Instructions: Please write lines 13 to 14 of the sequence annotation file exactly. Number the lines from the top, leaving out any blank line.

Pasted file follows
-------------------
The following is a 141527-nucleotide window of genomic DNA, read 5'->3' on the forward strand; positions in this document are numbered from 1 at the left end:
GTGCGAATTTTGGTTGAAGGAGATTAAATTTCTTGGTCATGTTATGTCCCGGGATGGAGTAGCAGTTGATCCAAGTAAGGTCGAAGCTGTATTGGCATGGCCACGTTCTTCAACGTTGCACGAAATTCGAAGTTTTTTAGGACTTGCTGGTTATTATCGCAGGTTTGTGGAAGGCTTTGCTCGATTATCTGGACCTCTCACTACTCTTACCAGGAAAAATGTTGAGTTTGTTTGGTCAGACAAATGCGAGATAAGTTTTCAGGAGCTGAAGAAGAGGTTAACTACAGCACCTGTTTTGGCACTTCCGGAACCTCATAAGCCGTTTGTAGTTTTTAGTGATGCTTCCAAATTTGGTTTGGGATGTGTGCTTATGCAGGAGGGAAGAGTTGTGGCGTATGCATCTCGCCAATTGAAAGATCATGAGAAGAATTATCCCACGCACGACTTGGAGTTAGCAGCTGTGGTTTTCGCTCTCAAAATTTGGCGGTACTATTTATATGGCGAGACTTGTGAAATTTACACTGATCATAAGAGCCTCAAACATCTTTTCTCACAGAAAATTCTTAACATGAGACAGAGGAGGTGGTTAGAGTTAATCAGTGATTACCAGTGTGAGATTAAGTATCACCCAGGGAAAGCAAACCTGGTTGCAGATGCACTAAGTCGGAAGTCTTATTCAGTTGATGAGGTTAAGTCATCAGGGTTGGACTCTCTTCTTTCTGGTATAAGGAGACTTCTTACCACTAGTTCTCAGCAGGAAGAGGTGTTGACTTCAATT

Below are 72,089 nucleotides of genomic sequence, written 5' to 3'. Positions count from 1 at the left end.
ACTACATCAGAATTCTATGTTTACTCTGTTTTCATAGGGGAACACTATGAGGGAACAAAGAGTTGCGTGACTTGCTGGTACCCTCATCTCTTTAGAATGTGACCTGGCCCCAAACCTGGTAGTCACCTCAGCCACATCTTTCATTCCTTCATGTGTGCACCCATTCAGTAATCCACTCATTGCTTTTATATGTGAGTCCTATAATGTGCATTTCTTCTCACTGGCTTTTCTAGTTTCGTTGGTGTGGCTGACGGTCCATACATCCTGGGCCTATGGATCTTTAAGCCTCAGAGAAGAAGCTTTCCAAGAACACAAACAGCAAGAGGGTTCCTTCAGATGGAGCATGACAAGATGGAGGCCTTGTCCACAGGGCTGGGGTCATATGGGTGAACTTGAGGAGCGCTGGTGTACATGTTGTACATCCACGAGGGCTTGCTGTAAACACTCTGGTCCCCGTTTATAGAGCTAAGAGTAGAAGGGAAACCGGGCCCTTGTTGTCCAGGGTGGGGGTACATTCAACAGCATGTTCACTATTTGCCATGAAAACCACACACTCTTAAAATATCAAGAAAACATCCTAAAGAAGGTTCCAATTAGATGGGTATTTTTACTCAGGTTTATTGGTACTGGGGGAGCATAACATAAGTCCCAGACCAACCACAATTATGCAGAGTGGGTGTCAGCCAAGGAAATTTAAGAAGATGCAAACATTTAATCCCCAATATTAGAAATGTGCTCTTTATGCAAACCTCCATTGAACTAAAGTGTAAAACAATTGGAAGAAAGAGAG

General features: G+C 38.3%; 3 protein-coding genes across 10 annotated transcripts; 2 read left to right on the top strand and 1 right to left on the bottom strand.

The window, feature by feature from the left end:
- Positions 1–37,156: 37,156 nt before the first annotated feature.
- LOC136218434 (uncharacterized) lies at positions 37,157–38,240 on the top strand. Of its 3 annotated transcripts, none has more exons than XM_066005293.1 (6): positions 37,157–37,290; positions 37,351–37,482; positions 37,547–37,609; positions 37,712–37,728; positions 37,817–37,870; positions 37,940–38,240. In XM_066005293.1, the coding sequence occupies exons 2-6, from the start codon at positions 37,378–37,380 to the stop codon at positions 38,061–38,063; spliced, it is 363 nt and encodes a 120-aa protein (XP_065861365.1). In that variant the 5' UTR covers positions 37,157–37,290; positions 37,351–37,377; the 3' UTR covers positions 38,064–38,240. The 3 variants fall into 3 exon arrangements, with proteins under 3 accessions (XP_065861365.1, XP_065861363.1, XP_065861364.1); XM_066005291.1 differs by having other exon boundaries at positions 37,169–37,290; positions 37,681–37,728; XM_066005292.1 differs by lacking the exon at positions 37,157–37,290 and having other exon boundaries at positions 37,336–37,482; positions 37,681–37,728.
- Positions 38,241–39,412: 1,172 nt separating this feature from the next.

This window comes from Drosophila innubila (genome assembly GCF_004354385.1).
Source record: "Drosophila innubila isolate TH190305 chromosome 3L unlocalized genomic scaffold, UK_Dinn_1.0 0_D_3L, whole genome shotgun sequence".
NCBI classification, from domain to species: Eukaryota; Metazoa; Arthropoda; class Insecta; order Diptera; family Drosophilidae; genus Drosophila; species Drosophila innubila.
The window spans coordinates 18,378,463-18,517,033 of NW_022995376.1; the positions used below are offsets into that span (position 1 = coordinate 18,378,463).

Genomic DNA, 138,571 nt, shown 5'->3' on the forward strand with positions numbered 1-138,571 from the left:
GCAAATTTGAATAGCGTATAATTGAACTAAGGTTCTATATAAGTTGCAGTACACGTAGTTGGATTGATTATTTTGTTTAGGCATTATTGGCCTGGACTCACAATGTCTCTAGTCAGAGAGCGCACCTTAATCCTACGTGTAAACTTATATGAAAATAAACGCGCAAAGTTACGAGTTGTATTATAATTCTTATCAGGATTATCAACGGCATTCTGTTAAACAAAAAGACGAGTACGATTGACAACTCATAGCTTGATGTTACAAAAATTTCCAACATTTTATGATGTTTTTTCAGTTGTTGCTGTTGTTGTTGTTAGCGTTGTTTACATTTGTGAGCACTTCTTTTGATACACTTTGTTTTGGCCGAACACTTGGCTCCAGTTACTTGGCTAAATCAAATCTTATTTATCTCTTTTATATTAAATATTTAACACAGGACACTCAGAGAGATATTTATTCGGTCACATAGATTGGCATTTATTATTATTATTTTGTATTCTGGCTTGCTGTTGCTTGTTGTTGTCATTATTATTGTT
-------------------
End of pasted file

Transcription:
The window spans coordinates 18,378,463-18,517,033 of NW_022995376.1; the positions used below are offsets into that span (position 1 = coordinate 18,378,463).

Genomic DNA, 138,571 nt, shown 5'->3' on the forward strand with positions numbered 1-138,571 from the left: